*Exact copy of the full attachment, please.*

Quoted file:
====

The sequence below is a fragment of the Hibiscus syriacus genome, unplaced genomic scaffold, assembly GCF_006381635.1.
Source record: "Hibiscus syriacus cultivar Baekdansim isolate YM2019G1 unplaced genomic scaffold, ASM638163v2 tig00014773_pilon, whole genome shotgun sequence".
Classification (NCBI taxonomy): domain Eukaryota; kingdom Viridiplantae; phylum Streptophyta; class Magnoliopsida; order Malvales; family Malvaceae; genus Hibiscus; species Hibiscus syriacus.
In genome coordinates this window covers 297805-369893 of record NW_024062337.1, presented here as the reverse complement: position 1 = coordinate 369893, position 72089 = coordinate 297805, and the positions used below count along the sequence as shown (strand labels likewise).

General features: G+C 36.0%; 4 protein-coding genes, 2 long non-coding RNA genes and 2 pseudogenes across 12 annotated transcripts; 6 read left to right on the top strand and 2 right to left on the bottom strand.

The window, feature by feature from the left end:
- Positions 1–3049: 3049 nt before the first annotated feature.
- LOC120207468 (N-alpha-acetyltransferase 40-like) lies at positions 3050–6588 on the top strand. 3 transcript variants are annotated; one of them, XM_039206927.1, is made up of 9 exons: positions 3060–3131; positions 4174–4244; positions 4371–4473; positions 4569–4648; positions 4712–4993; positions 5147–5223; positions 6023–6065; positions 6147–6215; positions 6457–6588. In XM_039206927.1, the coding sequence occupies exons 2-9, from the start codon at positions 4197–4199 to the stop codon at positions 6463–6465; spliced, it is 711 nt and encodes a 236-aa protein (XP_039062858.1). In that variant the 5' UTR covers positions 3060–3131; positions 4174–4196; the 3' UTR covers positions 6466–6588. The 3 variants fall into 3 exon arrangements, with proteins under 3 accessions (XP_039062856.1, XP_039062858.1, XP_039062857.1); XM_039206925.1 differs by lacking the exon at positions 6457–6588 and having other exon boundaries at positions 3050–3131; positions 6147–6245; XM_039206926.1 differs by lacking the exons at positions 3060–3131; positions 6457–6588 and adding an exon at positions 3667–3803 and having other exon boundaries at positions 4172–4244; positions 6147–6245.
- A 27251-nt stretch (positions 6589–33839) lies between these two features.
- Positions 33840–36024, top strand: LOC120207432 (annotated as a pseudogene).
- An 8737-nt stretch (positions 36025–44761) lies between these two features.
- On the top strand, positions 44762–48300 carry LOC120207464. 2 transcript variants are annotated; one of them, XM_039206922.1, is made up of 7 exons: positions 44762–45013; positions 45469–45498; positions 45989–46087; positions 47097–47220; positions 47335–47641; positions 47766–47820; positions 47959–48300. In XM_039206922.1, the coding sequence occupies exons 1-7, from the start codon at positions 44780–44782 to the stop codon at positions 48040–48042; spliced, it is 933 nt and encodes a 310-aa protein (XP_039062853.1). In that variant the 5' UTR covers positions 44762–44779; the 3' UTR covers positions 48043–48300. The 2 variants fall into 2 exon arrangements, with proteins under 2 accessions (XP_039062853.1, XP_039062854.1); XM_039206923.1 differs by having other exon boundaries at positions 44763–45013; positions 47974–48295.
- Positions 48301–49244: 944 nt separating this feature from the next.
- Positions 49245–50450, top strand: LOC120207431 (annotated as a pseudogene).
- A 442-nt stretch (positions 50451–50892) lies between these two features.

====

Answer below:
The sequence below is a fragment of the Hibiscus syriacus genome, unplaced genomic scaffold, assembly GCF_006381635.1.
Source record: "Hibiscus syriacus cultivar Baekdansim isolate YM2019G1 unplaced genomic scaffold, ASM638163v2 tig00014773_pilon, whole genome shotgun sequence".
Classification (NCBI taxonomy): domain Eukaryota; kingdom Viridiplantae; phylum Streptophyta; class Magnoliopsida; order Malvales; family Malvaceae; genus Hibiscus; species Hibiscus syriacus.
In genome coordinates this window covers 297805-369893 of record NW_024062337.1, presented here as the reverse complement: position 1 = coordinate 369893, position 72089 = coordinate 297805, and the positions used below count along the sequence as shown (strand labels likewise).

General features: G+C 36.0%; 4 protein-coding genes, 2 long non-coding RNA genes and 2 pseudogenes across 12 annotated transcripts; 6 read left to right on the top strand and 2 right to left on the bottom strand.

The window, feature by feature from the left end:
- Positions 1–3049: 3049 nt before the first annotated feature.
- LOC120207468 (N-alpha-acetyltransferase 40-like) lies at positions 3050–6588 on the top strand. 3 transcript variants are annotated; one of them, XM_039206927.1, is made up of 9 exons: positions 3060–3131; positions 4174–4244; positions 4371–4473; positions 4569–4648; positions 4712–4993; positions 5147–5223; positions 6023–6065; positions 6147–6215; positions 6457–6588. In XM_039206927.1, the coding sequence occupies exons 2-9, from the start codon at positions 4197–4199 to the stop codon at positions 6463–6465; spliced, it is 711 nt and encodes a 236-aa protein (XP_039062858.1). In that variant the 5' UTR covers positions 3060–3131; positions 4174–4196; the 3' UTR covers positions 6466–6588. The 3 variants fall into 3 exon arrangements, with proteins under 3 accessions (XP_039062856.1, XP_039062858.1, XP_039062857.1); XM_039206925.1 differs by lacking the exon at positions 6457–6588 and having other exon boundaries at positions 3050–3131; positions 6147–6245; XM_039206926.1 differs by lacking the exons at positions 3060–3131; positions 6457–6588 and adding an exon at positions 3667–3803 and having other exon boundaries at positions 4172–4244; positions 6147–6245.
- A 27251-nt stretch (positions 6589–33839) lies between these two features.
- Positions 33840–36024, top strand: LOC120207432 (annotated as a pseudogene).
- An 8737-nt stretch (positions 36025–44761) lies between these two features.
- On the top strand, positions 44762–48300 carry LOC120207464. 2 transcript variants are annotated; one of them, XM_039206922.1, is made up of 7 exons: positions 44762–45013; positions 45469–45498; positions 45989–46087; positions 47097–47220; positions 47335–47641; positions 47766–47820; positions 47959–48300. In XM_039206922.1, the coding sequence occupies exons 1-7, from the start codon at positions 44780–44782 to the stop codon at positions 48040–48042; spliced, it is 933 nt and encodes a 310-aa protein (XP_039062853.1). In that variant the 5' UTR covers positions 44762–44779; the 3' UTR covers positions 48043–48300. The 2 variants fall into 2 exon arrangements, with proteins under 2 accessions (XP_039062853.1, XP_039062854.1); XM_039206923.1 differs by having other exon boundaries at positions 44763–45013; positions 47974–48295.
- Positions 48301–49244: 944 nt separating this feature from the next.
- Positions 49245–50450, top strand: LOC120207431 (annotated as a pseudogene).
- A 442-nt stretch (positions 50451–50892) lies between these two features.